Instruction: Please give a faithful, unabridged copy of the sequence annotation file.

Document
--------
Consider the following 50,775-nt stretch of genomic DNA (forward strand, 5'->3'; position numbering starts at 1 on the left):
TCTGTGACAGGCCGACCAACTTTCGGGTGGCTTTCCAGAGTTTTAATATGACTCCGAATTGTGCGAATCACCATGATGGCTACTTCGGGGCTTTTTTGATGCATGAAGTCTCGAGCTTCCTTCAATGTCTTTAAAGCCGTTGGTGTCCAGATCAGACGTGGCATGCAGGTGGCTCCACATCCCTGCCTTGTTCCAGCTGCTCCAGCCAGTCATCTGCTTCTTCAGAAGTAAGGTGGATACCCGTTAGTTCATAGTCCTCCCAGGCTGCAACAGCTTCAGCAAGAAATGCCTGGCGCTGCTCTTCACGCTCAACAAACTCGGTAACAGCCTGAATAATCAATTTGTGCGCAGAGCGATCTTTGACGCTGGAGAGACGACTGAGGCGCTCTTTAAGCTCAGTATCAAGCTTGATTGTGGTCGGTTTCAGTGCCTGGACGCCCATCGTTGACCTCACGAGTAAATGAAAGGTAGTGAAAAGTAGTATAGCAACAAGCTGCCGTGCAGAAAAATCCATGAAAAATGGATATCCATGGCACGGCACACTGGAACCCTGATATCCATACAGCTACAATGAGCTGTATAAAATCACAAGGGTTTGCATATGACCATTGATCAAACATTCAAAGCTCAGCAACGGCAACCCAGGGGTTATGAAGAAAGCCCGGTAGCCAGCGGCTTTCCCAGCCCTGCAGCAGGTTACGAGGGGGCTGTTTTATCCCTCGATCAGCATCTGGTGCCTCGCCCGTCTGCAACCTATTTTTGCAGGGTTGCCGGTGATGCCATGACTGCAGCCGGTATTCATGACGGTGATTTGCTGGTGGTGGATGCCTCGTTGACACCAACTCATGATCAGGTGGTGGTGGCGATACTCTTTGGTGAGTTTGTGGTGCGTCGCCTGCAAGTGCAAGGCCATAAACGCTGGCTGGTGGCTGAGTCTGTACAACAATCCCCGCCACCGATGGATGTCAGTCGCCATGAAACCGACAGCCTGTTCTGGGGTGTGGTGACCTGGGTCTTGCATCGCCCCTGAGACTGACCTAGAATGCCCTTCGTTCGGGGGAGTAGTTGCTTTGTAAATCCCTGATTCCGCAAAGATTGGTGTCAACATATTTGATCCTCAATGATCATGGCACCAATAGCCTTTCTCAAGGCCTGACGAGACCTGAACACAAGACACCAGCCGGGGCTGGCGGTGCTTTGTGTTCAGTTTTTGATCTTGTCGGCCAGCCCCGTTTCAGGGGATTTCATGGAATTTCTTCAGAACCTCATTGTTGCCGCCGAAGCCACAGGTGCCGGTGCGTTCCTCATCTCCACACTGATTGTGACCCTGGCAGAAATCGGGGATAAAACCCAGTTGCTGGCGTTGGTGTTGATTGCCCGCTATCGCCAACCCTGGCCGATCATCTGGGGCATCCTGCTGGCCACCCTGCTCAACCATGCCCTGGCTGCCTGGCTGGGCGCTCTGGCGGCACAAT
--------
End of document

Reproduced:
Consider the following 50,775-nt stretch of genomic DNA (forward strand, 5'->3'; position numbering starts at 1 on the left):
TCTGTGACAGGCCGACCAACTTTCGGGTGGCTTTCCAGAGTTTTAATATGACTCCGAATTGTGCGAATCACCATGATGGCTACTTCGGGGCTTTTTTGATGCATGAAGTCTCGAGCTTCCTTCAATGTCTTTAAAGCCGTTGGTGTCCAGATCAGACGTGGCATGCAGGTGGCTCCACATCCCTGCCTTGTTCCAGCTGCTCCAGCCAGTCATCTGCTTCTTCAGAAGTAAGGTGGATACCCGTTAGTTCATAGTCCTCCCAGGCTGCAACAGCTTCAGCAAGAAATGCCTGGCGCTGCTCTTCACGCTCAACAAACTCGGTAACAGCCTGAATAATCAATTTGTGCGCAGAGCGATCTTTGACGCTGGAGAGACGACTGAGGCGCTCTTTAAGCTCAGTATCAAGCTTGATTGTGGTCGGTTTCAGTGCCTGGACGCCCATCGTTGACCTCACGAGTAAATGAAAGGTAGTGAAAAGTAGTATAGCAACAAGCTGCCGTGCAGAAAAATCCATGAAAAATGGATATCCATGGCACGGCACACTGGAACCCTGATATCCATACAGCTACAATGAGCTGTATAAAATCACAAGGGTTTGCATATGACCATTGATCAAACATTCAAAGCTCAGCAACGGCAACCCAGGGGTTATGAAGAAAGCCCGGTAGCCAGCGGCTTTCCCAGCCCTGCAGCAGGTTACGAGGGGGCTGTTTTATCCCTCGATCAGCATCTGGTGCCTCGCCCGTCTGCAACCTATTTTTGCAGGGTTGCCGGTGATGCCATGACTGCAGCCGGTATTCATGACGGTGATTTGCTGGTGGTGGATGCCTCGTTGACACCAACTCATGATCAGGTGGTGGTGGCGATACTCTTTGGTGAGTTTGTGGTGCGTCGCCTGCAAGTGCAAGGCCATAAACGCTGGCTGGTGGCTGAGTCTGTACAACAATCCCCGCCACCGATGGATGTCAGTCGCCATGAAACCGACAGCCTGTTCTGGGGTGTGGTGACCTGGGTCTTGCATCGCCCCTGAGACTGACCTAGAATGCCCTTCGTTCGGGGGAGTAGTTGCTTTGTAAATCCCTGATTCCGCAAAGATTGGTGTCAACATATTTGATCCTCAATGATCATGGCACCAATAGCCTTTCTCAAGGCCTGACGAGACCTGAACACAAGACACCAGCCGGGGCTGGCGGTGCTTTGTGTTCAGTTTTTGATCTTGTCGGCCAGCCCCGTTTCAGGGGATTTCATGGAATTTCTTCAGAACCTCATTGTTGCCGCCGAAGCCACAGGTGCCGGTGCGTTCCTCATCTCCACACTGATTGTGACCCTGGCAGAAATCGGGGATAAAACCCAGTTGCTGGCGTTGGTGTTGATTGCCCGCTATCGCCAACCCTGGCCGATCATCTGGGGCATCCTGCTGGCCACCCTGCTCAACCATGCCCTGGCTGCCTGGCTGGGCGCTCTGGCGGCACAAT